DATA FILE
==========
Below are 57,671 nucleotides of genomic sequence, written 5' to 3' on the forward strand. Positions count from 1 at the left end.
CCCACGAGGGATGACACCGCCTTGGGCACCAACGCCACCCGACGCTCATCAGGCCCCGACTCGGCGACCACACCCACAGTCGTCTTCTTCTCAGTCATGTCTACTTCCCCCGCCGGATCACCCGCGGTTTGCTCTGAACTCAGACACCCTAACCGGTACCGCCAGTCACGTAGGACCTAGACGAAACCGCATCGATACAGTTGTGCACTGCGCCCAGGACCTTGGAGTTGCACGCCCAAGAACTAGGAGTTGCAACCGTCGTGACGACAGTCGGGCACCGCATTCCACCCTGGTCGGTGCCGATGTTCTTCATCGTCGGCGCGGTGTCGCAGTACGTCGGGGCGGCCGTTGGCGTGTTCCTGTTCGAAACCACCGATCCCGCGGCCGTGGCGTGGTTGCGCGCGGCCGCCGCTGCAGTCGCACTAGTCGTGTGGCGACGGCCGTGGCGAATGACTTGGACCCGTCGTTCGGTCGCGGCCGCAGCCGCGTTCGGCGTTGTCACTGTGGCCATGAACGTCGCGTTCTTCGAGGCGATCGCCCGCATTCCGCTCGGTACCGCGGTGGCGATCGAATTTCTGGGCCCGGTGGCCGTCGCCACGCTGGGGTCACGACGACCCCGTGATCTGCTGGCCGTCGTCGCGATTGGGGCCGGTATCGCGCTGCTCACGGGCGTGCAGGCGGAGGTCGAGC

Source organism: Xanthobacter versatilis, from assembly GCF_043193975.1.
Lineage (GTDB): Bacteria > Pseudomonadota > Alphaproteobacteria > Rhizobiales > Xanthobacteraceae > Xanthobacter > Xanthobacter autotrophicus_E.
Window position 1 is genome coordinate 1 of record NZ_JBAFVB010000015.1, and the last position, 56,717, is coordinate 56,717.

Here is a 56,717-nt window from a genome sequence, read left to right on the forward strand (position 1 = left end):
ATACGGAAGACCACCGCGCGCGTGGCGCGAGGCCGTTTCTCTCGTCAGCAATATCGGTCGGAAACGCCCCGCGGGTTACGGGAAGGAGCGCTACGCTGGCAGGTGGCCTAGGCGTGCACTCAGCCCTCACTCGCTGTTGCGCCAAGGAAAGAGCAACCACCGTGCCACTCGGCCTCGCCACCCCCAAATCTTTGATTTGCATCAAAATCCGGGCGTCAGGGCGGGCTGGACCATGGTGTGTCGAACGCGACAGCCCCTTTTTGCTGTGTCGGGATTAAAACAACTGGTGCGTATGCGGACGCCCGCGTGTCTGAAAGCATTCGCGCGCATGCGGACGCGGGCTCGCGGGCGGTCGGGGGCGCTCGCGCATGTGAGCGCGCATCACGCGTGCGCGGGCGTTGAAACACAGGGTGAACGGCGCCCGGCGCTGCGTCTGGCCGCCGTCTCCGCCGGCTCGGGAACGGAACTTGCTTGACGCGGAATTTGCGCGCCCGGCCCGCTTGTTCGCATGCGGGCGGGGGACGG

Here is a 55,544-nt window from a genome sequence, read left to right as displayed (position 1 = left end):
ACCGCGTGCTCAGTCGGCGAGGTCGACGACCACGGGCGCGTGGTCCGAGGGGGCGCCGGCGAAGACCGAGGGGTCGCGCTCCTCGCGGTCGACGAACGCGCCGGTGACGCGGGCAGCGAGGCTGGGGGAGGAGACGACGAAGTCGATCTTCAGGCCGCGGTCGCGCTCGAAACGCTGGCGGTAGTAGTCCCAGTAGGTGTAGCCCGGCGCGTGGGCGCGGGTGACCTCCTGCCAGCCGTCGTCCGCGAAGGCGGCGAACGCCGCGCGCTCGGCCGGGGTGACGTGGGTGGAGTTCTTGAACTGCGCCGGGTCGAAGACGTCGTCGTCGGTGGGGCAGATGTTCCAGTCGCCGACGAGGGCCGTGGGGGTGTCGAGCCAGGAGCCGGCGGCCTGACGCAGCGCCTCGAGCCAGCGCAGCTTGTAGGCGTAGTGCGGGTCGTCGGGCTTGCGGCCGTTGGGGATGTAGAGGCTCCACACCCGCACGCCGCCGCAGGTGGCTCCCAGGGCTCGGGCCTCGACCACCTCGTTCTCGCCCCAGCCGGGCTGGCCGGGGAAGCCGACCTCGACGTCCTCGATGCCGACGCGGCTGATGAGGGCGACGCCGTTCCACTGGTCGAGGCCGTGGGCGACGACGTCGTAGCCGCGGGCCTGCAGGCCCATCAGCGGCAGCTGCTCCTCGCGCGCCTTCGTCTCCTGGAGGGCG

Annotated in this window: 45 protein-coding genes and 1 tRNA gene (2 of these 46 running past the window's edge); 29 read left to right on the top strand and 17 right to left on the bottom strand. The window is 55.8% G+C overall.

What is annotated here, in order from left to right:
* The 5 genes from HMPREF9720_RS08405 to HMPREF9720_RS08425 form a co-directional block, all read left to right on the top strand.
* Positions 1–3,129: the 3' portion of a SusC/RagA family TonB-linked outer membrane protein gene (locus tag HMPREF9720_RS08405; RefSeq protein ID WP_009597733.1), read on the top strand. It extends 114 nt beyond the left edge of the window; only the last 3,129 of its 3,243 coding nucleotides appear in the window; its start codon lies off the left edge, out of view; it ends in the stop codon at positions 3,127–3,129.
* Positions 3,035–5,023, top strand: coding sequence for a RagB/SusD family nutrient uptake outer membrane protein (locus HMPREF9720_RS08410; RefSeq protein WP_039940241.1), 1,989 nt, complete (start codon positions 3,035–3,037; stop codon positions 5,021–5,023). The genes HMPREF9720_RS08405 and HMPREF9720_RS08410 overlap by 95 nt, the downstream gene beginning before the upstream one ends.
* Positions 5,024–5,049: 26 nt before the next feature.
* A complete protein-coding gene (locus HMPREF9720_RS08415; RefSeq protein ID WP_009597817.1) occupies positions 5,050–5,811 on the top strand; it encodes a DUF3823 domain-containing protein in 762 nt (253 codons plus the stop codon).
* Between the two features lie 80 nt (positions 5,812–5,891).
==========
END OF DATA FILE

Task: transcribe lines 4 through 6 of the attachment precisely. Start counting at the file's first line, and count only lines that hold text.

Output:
Lineage (GTDB): Bacteria > Pseudomonadota > Alphaproteobacteria > Rhizobiales > Xanthobacteraceae > Xanthobacter > Xanthobacter autotrophicus_E.
Window position 1 is genome coordinate 1 of record NZ_JBAFVB010000015.1, and the last position, 56,717, is coordinate 56,717.

Here is a 56,717-nt window from a genome sequence, read left to right on the forward strand (position 1 = left end):